Displaying & Preserving Artwork
Macaroni necklaces. Tissue-paper bouquets. Magic Marker masterpieces. Nearly all children express themselves through art, and each treasure deserves an audience. But after the initial oohing and aahing is over, what do you do with each piece of artwork? Some kids are truly in the moment, moving onto the next project before the paint dries on the last; others are more attached to their pieces. Work with your child to display and keep the best of the best.
Think one of your child's pieces is museum-quality? Show it off in a frame. Wood frames are available in every size and finish; for a painting or drawing that has special meaning, you might want to choose a silver frame that you can personalize. Colorful mats and frames will complement the bright hues of the crayons, paint or stickers.
If your child has created a series of paintings or drawings that capture one particular interest, look for a frame with multiple openings so you can display them together. For those that capture the essence of your child, print the image on professional-grade cotton canvas, then stretch it over a wooden frame for a gallery-ready look.
Create a Display
Displaying artwork and photographs at your child's eye level helps them feel proud of their creations, and allows them to rearrange and update the pieces easily.
Some display frames have a hidden pocket for changing pictures quickly; others have a linen-covered tackboard back for easy attaching.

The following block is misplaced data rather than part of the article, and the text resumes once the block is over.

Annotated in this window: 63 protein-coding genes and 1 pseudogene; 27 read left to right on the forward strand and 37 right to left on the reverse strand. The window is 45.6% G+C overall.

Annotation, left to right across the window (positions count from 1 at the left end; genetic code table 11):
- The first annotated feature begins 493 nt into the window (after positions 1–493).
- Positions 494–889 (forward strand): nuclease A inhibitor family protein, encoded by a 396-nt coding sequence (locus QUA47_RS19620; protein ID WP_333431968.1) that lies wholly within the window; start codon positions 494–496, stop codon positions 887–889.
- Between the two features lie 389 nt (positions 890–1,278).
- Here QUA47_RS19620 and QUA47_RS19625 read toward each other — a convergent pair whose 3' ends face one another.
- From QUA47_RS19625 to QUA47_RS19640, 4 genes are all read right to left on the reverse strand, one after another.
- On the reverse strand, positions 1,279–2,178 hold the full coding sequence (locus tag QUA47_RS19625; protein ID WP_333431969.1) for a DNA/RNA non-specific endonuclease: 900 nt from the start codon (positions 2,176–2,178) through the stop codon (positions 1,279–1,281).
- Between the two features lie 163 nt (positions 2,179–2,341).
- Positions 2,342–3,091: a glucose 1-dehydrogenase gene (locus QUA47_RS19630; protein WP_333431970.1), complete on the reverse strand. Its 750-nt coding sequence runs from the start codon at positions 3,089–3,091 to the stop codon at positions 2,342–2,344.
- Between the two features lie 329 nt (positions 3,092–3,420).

For very casual displays that are easy to add to anytime, hang corkboards so they can tack up anything they want to. Other ideas for displaying artwork include clipping pieces to a cable or clothesline, setting them up on an easel, or mounting a magnetic square to showcase a collection.
For the best of the rest, protect artwork and photos from light and humidity by storing them in archival-quality or acid-neutral storage boxes, albums and scrapbooks. Large-format pieces do well on long, flat shelves or architect-style drawers.
Occasionally clear out your storage bins by turning paper artwork into functional household items.
For example, scan a favorite drawing into the family computer and use it as the screensaver. Or laminate four or six complementary pieces to be used as placemats. Tuck drawings into gift wrap and note cards. Using one of the many online photo sites, arrange digital images of kids' artwork to create a hardbound coffee-table book or calendar.